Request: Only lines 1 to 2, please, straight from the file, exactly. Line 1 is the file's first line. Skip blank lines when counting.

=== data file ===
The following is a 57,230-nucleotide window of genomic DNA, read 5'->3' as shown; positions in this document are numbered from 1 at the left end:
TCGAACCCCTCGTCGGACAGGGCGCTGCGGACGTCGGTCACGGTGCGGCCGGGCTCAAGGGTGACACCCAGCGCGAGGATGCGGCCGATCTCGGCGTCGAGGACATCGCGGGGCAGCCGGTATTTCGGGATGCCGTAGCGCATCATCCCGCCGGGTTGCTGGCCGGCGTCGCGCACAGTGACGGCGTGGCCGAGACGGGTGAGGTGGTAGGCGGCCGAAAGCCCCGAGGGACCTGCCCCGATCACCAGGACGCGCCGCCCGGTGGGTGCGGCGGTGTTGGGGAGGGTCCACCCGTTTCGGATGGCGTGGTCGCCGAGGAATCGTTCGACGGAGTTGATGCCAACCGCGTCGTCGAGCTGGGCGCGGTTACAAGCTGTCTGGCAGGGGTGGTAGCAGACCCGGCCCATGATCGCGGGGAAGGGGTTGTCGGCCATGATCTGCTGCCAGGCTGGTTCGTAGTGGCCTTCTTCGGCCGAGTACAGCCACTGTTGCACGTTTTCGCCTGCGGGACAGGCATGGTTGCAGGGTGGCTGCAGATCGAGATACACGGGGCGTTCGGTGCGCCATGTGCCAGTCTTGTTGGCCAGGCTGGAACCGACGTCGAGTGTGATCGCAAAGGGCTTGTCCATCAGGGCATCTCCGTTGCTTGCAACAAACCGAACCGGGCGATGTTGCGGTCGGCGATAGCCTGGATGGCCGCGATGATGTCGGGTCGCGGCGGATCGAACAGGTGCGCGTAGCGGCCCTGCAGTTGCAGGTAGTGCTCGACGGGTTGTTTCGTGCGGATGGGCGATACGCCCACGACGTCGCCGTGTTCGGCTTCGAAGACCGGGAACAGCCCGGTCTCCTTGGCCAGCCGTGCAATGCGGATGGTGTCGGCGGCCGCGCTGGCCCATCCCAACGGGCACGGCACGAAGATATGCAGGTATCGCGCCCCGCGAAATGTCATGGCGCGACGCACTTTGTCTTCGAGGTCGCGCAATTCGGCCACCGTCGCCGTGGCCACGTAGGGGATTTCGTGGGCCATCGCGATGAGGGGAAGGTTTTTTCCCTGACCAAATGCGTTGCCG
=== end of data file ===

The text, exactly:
The following is a 57,230-nucleotide window of genomic DNA, read 5'->3' as shown; positions in this document are numbered from 1 at the left end:
TCGAACCCCTCGTCGGACAGGGCGCTGCGGACGTCGGTCACGGTGCGGCCGGGCTCAAGGGTGACACCCAGCGCGAGGATGCGGCCGATCTCGGCGTCGAGGACATCGCGGGGCAGCCGGTATTTCGGGATGCCGTAGCGCATCATCCCGCCGGGTTGCTGGCCGGCGTCGCGCACAGTGACGGCGTGGCCGAGACGGGTGAGGTGGTAGGCGGCCGAAAGCCCCGAGGGACCTGCCCCGATCACCAGGACGCGCCGCCCGGTGGGTGCGGCGGTGTTGGGGAGGGTCCACCCGTTTCGGATGGCGTGGTCGCCGAGGAATCGTTCGACGGAGTTGATGCCAACCGCGTCGTCGAGCTGGGCGCGGTTACAAGCTGTCTGGCAGGGGTGGTAGCAGACCCGGCCCATGATCGCGGGGAAGGGGTTGTCGGCCATGATCTGCTGCCAGGCTGGTTCGTAGTGGCCTTCTTCGGCCGAGTACAGCCACTGTTGCACGTTTTCGCCTGCGGGACAGGCATGGTTGCAGGGTGGCTGCAGATCGAGATACACGGGGCGTTCGGTGCGCCATGTGCCAGTCTTGTTGGCCAGGCTGGAACCGACGTCGAGTGTGATCGCAAAGGGCTTGTCCATCAGGGCATCTCCGTTGCTTGCAACAAACCGAACCGGGCGATGTTGCGGTCGGCGATAGCCTGGATGGCCGCGATGATGTCGGGTCGCGGCGGATCGAACAGGTGCGCGTAGCGGCCCTGCAGTTGCAGGTAGTGCTCGACGGGTTGTTTCGTGCGGATGGGCGATACGCCCACGACGTCGCCGTGTTCGGCTTCGAAGACCGGGAACAGCCCGGTCTCCTTGGCCAGCCGTGCAATGCGGATGGTGTCGGCGGCCGCGCTGGCCCATCCCAACGGGCACGGCACGAAGATATGCAGGTATCGCGCCCCGCGAAATGTCATGGCGCGACGCACTTTGTCTTCGAGGTCGCGCAATTCGGCCACCGTCGCCGTGGCCACGTAGGGGATTTCGTGGGCCATCGCGATGAGGGGAAGGTTTTTTCCCTGACCAAATGCGTTGCCG